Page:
As I put this blog post together it is July 6th, the Birthday of the Dalai Lama. I can’t think of the Dalai Lama without thinking of kindness.
“If you can, help others; if you cannot do that, at least do not harm them.” Dalai Lama
An old Jewish folktale illustrates the power of words to cause harm.
It goes like this:
“The words we use can hurt as well as heal…yet there is more to kind speech than saying nice things.
There was once a man who loved to gossip. He loved the attention it brought him, and could not stop himself from speaking about others, sometimes sharing the good they did, but most often sharing the mistakes they had made.
In time, however, he realized the harm his speech was causing, and he sought to make amends. He went to his rabbi and explained the situation and asked how he could make amends.
The rabbi thought for a moment and instructed the man to go to the marketplace and purchase two of the finest feather pillows he could find. He should then take his pillows to the top of the mountain overlooking the village, tear them open, and spill the feathers into the wind.
The man was surprised and pleased at the rabbi’s advice. He thought repentance would be much harder than this. So, he ran to the marketplace, purchased his pillows, and within an hour had scattered their feathers to the wind.
He returned to the rabbi all aglow. He was ready to be forgiven for his gossiping. Not just yet, the rabbi told him. There was one more thing to do. He had to return to the mountain and repack the pillows with the feathers he had scattered.
“But that’s impossible,” the man said. “Those feathers have gone everywhere, there is no way I can take them back now.”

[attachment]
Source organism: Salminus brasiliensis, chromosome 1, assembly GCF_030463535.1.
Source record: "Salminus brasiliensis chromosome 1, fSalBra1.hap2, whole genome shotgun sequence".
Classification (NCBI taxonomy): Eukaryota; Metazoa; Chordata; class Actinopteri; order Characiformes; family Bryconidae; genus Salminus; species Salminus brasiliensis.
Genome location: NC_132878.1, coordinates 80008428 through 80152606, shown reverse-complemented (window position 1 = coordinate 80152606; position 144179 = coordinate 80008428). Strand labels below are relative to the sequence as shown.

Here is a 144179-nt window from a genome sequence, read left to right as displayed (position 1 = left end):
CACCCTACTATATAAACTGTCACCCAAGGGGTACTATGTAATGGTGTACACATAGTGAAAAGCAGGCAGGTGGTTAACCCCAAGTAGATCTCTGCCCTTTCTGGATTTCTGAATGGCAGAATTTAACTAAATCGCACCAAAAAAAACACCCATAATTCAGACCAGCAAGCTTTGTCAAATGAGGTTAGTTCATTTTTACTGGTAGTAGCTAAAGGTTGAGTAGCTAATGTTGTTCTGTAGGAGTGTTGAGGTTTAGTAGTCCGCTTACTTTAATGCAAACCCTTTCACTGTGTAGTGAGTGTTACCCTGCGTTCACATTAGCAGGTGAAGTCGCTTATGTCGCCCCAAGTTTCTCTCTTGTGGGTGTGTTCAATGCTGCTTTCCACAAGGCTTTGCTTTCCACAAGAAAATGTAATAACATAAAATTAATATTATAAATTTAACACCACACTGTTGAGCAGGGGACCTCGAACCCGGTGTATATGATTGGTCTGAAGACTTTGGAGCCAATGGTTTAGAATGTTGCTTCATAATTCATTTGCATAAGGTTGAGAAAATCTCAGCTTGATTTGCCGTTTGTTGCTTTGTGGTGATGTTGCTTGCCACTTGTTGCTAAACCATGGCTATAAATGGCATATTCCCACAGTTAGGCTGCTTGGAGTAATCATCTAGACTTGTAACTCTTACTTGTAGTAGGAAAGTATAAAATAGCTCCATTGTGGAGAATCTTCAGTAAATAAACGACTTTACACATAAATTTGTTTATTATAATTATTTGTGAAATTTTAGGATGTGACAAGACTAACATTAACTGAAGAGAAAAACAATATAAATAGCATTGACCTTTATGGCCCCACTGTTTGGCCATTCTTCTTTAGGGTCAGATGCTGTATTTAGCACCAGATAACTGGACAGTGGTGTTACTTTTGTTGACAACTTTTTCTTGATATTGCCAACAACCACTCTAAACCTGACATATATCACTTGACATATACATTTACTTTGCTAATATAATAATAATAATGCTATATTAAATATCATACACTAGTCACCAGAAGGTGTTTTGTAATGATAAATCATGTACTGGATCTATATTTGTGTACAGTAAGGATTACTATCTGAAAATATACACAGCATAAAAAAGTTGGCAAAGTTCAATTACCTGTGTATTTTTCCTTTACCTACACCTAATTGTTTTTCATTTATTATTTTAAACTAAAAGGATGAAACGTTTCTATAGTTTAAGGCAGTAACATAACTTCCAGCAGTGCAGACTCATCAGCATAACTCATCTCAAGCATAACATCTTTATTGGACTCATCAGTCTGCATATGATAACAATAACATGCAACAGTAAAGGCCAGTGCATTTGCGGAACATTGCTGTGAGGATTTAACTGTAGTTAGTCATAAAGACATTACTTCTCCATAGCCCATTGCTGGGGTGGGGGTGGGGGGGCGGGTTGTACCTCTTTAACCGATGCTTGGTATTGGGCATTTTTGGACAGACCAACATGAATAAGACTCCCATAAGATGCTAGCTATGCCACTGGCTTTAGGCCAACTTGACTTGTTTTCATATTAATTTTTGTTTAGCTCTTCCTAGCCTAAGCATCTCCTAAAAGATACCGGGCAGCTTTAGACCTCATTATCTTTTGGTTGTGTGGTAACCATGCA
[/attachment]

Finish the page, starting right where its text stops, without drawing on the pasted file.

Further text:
The rabbi nodded solemnly and said, “What is true of feathers is true of words. Once spoken they can never be retrieved. The harm caused by gossip cannot be undone.”
Taken from Rabbi Rami Shapiro’s book, The Sacred Art of Lovingkindness – preparing to practice.”
The old nursery rhyme about how words can never hurt you is debunked every day, word by word. As we hurl words at each other, in the public and private sectors, we duck, not because they break our bones but because they can break our hearts, and our spirits. We have never been more capable of hurting each other with words, than we are now.
I recently re-read an excellent article in Tricycle The Truth About Gossip: If you don’t have anything nice to say . . .By Ven. Thubten Chodron Summer 2006
Here is a short excerpt taken from the end:
“I’ve found that the best antidote to gossip is deliberately and consistently meditating on the kindness of others and cultivating loving kindness toward them. Sit down sometime and reflect on everything others have done for you since you were born. Start with your parents or another kind adult who fed you as an infant. Think about all the people who contributed to your education, all those who encouraged you to exercise your talents, and all those who supported you through ups and downs. It’s truly amazing how much others have done for us. When our minds become convinced that we’ve been the recipients of a tremendous amount of kindness in our lives, the wish to speak ill of others vanishes. Instead, we become happy to talk about others’ good qualities, virtuous activities, accomplishments, and good fortune. Then not only is our own mind happy, but everyone who speaks with us becomes happy as well. The goodness in our hearts overcomes any wish to gossip.
Imagine having conversations in which we talked about people’s good qualities and accomplishments behind their back. Think about it: wouldn’t it be fulfilling in a completely positive way? Speaking about how others helped us, praising their talents, rejoicing in their dharma practice, admiring, and aspiring to cultivate their good qualities—speaking about all of these uplifts our mind, creates the positive karma of right speech, and helps spread happiness in the world.”
It seems to me that we can all benefit from this advice right now.
I so hope that you find many wonderful moments this July to be playful, eat gelato, swim, have picnics and bike rides, listen and play music, forest walks, and great camaraderie with friends and family. There is always sorrow and difficulties and we may need to work harder to laugh and be in wonder at all the goodness of life that still abounds.
Warmest wishes, Trudy